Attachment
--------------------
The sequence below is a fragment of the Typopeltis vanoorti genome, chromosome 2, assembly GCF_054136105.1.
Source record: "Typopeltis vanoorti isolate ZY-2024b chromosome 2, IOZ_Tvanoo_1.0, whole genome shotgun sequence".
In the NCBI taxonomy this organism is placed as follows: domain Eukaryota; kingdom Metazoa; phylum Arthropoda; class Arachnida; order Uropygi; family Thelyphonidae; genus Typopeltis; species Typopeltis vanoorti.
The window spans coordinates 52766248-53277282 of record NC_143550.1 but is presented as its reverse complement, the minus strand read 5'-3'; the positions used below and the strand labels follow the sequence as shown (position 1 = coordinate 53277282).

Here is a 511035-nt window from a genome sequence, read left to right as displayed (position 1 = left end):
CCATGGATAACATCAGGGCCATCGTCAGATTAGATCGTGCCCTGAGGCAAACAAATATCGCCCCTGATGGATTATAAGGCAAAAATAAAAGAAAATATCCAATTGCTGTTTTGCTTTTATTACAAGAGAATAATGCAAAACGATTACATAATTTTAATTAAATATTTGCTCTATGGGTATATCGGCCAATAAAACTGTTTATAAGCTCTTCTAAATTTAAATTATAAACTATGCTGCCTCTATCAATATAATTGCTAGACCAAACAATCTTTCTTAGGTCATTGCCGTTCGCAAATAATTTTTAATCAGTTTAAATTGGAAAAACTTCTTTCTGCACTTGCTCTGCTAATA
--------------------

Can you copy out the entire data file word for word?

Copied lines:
The sequence below is a fragment of the Typopeltis vanoorti genome, chromosome 2, assembly GCF_054136105.1.
Source record: "Typopeltis vanoorti isolate ZY-2024b chromosome 2, IOZ_Tvanoo_1.0, whole genome shotgun sequence".
In the NCBI taxonomy this organism is placed as follows: domain Eukaryota; kingdom Metazoa; phylum Arthropoda; class Arachnida; order Uropygi; family Thelyphonidae; genus Typopeltis; species Typopeltis vanoorti.
The window spans coordinates 52766248-53277282 of record NC_143550.1 but is presented as its reverse complement, the minus strand read 5'-3'; the positions used below and the strand labels follow the sequence as shown (position 1 = coordinate 53277282).

Here is a 511035-nt window from a genome sequence, read left to right as displayed (position 1 = left end):
CCATGGATAACATCAGGGCCATCGTCAGATTAGATCGTGCCCTGAGGCAAACAAATATCGCCCCTGATGGATTATAAGGCAAAAATAAAAGAAAATATCCAATTGCTGTTTTGCTTTTATTACAAGAGAATAATGCAAAACGATTACATAATTTTAATTAAATATTTGCTCTATGGGTATATCGGCCAATAAAACTGTTTATAAGCTCTTCTAAATTTAAATTATAAACTATGCTGCCTCTATCAATATAATTGCTAGACCAAACAATCTTTCTTAGGTCATTGCCGTTCGCAAATAATTTTTAATCAGTTTAAATTGGAAAAACTTCTTTCTGCACTTGCTCTGCTAATA